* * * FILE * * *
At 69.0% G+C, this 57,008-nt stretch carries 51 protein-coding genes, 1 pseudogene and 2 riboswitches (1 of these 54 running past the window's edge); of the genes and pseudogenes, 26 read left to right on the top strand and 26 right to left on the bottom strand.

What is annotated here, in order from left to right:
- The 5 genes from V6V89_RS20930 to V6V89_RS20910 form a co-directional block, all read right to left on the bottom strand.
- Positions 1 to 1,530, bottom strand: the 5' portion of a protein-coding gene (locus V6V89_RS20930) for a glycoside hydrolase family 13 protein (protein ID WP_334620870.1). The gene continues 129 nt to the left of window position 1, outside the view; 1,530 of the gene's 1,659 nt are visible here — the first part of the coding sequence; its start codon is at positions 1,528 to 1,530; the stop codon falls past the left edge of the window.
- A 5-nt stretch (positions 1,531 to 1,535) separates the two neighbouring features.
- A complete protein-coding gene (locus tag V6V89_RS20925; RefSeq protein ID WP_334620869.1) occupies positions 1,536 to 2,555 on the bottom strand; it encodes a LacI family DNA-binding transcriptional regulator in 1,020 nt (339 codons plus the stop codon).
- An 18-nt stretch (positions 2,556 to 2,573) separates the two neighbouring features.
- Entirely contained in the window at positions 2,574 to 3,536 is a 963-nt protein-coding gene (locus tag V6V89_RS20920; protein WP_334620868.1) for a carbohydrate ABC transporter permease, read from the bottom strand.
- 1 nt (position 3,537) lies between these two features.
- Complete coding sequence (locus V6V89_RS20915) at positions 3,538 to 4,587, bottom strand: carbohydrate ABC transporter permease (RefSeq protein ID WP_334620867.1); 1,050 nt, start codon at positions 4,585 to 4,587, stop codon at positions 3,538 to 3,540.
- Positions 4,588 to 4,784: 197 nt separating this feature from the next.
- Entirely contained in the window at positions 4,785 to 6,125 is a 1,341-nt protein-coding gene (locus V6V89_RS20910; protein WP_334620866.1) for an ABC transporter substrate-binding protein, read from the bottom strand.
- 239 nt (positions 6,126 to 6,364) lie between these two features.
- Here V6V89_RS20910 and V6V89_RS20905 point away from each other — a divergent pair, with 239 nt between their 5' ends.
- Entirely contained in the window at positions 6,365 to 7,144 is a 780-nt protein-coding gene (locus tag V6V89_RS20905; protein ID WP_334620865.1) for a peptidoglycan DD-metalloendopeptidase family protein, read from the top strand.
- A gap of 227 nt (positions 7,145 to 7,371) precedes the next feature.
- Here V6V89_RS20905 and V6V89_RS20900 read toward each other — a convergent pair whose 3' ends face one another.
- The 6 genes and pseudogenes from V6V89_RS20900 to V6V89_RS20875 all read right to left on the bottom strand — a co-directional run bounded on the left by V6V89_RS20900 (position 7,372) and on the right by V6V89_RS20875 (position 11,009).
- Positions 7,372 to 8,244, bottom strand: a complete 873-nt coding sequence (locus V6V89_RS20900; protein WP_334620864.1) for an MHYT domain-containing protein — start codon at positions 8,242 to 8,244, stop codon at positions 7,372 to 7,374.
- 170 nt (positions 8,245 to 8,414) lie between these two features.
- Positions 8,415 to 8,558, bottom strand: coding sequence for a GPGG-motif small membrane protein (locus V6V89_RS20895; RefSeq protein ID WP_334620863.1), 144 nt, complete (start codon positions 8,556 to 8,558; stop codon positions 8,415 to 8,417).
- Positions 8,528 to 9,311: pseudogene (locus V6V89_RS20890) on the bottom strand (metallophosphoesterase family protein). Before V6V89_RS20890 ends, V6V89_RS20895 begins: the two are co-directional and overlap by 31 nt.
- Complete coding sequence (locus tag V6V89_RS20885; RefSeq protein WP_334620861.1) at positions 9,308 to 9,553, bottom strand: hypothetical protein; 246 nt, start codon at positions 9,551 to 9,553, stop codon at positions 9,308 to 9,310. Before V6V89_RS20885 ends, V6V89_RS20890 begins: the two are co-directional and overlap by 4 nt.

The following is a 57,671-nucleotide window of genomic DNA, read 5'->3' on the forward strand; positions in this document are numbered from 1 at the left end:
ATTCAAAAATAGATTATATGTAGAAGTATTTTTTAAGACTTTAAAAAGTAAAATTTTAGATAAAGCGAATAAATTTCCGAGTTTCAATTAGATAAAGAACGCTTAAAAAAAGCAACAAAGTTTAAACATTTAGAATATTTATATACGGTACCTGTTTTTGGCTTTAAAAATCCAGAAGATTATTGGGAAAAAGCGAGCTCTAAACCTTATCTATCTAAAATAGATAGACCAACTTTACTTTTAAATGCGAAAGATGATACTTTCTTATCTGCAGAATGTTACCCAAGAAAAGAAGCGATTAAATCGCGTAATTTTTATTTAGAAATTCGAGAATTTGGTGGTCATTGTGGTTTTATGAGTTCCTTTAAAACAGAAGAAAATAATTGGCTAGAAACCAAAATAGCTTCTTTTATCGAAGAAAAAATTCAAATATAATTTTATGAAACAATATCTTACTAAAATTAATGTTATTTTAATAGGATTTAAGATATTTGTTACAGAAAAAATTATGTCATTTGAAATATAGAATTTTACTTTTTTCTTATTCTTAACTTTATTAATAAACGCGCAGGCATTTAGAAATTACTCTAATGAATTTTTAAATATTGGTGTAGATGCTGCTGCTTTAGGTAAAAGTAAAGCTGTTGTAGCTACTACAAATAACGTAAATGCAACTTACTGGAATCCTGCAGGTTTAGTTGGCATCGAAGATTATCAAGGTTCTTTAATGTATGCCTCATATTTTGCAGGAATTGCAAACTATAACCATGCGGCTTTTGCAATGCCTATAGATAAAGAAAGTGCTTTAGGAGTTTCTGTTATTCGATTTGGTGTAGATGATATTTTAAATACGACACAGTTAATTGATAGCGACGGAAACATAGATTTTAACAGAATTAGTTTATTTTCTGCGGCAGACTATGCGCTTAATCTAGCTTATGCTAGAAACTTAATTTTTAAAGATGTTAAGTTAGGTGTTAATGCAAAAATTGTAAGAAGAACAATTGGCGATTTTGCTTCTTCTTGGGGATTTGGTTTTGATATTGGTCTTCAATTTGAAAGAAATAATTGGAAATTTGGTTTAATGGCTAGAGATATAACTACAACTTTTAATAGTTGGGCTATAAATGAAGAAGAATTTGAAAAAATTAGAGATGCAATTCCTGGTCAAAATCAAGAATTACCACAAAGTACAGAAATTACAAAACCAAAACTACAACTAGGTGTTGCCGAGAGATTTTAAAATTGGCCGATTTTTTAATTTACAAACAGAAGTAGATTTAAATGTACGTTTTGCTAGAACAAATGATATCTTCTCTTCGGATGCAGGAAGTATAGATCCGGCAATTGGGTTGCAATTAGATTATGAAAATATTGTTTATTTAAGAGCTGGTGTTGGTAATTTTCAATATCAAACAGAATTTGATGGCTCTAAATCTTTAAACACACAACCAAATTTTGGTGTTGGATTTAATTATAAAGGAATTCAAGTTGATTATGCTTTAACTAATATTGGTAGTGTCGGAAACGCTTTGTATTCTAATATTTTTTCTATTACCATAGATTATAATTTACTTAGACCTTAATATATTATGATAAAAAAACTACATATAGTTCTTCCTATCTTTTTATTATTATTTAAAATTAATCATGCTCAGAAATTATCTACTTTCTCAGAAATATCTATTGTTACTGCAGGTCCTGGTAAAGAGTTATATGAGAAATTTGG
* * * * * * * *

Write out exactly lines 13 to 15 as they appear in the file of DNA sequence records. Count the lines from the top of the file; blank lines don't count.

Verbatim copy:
- 239 nt (positions 6,126 to 6,364) lie between these two features.
- Here V6V89_RS20910 and V6V89_RS20905 point away from each other — a divergent pair, with 239 nt between their 5' ends.
- Entirely contained in the window at positions 6,365 to 7,144 is a 780-nt protein-coding gene (locus tag V6V89_RS20905; protein ID WP_334620865.1) for a peptidoglycan DD-metalloendopeptidase family protein, read from the top strand.